The Rome students wore shirts that they designed and ordered, following their Rome experience. On the shirts were the Rome students' “sound off” numbers, and the nicknames each student acquired as they were overseas. The freshmen, and all else who attended, had a great time, and enjoyed welcoming the students back to Christendom campus, and home sweet home!

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College Chaplain Fr. Donald Planty loves his Nutella.

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The Fall 2011 Romers miss the Eternal City but are happy to be back home.



Ultimate Fan Dance

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Students were officially welcomed back on campus with a casual, sports-themed dance last Saturday. Students wore their favorite sports team’s apparel, or else dressed up as different athletes.

“The sports theme was a blast, and I especially loved how some people got really creative with the theme by dressing in crazy costumes,” Junior Elise Nodar said. “Also, the wings were delicious and I loved all the fun sports decorations!”

The casual, fun atmosphere resulted in the perfect dance to get everyone excited about the new semester. There were even a few friendly competitions set up by SAC between groups of girls and guys to add some excitement to the night.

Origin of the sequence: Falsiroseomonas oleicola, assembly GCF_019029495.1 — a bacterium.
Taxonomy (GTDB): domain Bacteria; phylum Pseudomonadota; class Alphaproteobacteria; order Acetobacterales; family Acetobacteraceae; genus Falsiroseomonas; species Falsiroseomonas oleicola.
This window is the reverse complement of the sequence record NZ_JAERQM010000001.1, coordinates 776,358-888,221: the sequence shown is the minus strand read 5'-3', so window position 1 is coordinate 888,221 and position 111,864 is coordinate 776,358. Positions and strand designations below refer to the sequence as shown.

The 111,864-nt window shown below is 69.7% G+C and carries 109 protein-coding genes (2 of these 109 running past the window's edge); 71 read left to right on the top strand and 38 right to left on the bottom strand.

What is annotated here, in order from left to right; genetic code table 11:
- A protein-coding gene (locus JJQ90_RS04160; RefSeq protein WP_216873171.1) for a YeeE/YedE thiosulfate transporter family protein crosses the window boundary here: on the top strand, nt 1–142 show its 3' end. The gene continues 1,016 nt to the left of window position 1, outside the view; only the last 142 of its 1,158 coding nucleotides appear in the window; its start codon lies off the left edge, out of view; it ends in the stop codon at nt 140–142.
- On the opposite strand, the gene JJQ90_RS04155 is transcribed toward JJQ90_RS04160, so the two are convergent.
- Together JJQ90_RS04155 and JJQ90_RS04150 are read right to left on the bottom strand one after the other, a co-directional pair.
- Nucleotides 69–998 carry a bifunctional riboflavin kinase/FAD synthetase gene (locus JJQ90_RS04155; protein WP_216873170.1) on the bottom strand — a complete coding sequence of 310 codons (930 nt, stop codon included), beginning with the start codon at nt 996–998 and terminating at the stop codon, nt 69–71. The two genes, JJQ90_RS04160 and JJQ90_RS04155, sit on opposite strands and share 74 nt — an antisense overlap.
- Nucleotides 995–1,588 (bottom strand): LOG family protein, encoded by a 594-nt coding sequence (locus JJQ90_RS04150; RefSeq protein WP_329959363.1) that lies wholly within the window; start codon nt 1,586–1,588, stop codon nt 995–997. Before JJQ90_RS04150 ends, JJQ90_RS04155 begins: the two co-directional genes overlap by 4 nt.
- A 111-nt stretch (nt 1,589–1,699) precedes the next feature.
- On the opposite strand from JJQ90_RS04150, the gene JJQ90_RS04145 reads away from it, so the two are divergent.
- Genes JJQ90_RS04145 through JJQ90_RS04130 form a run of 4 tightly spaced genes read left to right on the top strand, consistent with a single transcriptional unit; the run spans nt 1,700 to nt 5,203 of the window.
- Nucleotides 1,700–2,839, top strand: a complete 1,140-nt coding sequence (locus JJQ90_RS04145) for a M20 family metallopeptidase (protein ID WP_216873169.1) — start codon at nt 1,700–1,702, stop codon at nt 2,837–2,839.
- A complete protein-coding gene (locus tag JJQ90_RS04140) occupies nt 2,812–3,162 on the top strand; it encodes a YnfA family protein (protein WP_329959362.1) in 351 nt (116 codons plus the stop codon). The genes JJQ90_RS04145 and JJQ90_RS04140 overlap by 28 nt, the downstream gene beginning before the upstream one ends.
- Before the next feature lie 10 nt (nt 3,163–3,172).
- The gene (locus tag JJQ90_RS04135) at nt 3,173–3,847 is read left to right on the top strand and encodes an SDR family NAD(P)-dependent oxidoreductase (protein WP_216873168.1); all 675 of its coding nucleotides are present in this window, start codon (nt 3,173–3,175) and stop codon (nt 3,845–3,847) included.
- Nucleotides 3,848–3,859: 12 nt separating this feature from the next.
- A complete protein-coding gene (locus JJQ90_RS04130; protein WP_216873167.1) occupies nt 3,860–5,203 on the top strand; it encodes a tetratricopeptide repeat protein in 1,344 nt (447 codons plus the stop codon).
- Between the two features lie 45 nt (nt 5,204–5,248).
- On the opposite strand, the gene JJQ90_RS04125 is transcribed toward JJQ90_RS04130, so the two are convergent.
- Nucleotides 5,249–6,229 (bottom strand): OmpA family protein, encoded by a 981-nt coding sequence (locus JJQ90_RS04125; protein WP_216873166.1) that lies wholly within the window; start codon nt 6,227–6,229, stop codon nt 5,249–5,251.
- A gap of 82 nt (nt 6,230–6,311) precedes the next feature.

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Sophomore Marisa DePalma enjoys a dance with Junior Tim McPhee.

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Seniors/Sophomores show the toughness that won them the Powder-Puff victory.

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A first time for everything: Senior Lindsay Mershon dances with a hockey player, Senior Pat Stein.

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Even the Irish Rugby Team made an appearance.



Chester-Belloc Debate

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Sunday night, the Chester-Belloc Debate Society held their first debate of the semester, titled, “The Mass Media Undermines A Free Society.” The debate was well attended, and many new voices were heard on the floor.

After a vigorous evening of debating, the body voted, and there were 6 votes pro, 25 con, and 6 abstentions. The Chester-Belloc Debate Society warmly welcomes all to attend their debates. The next debate will be held on Sunday, January 29, in the Chester-Belloc Hall in Regina Coeli. They will be debating the resolution, “America Needs Ron Paul.”

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Senior Chris Foeckler makes his case.



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Pro-Life Leaders Year-round

One of the great things about Christendom College is its active pro-life movements. Just this past week, the students of Christendom College led the national March for Life in Washington D.C., but Christendom students remain active in pro-life work all year long. There are several active pro-life groups on campus, such as "Shield of Roses," "Students for Life," and those students that volunteer at the Pregnancy Center in Front Royal.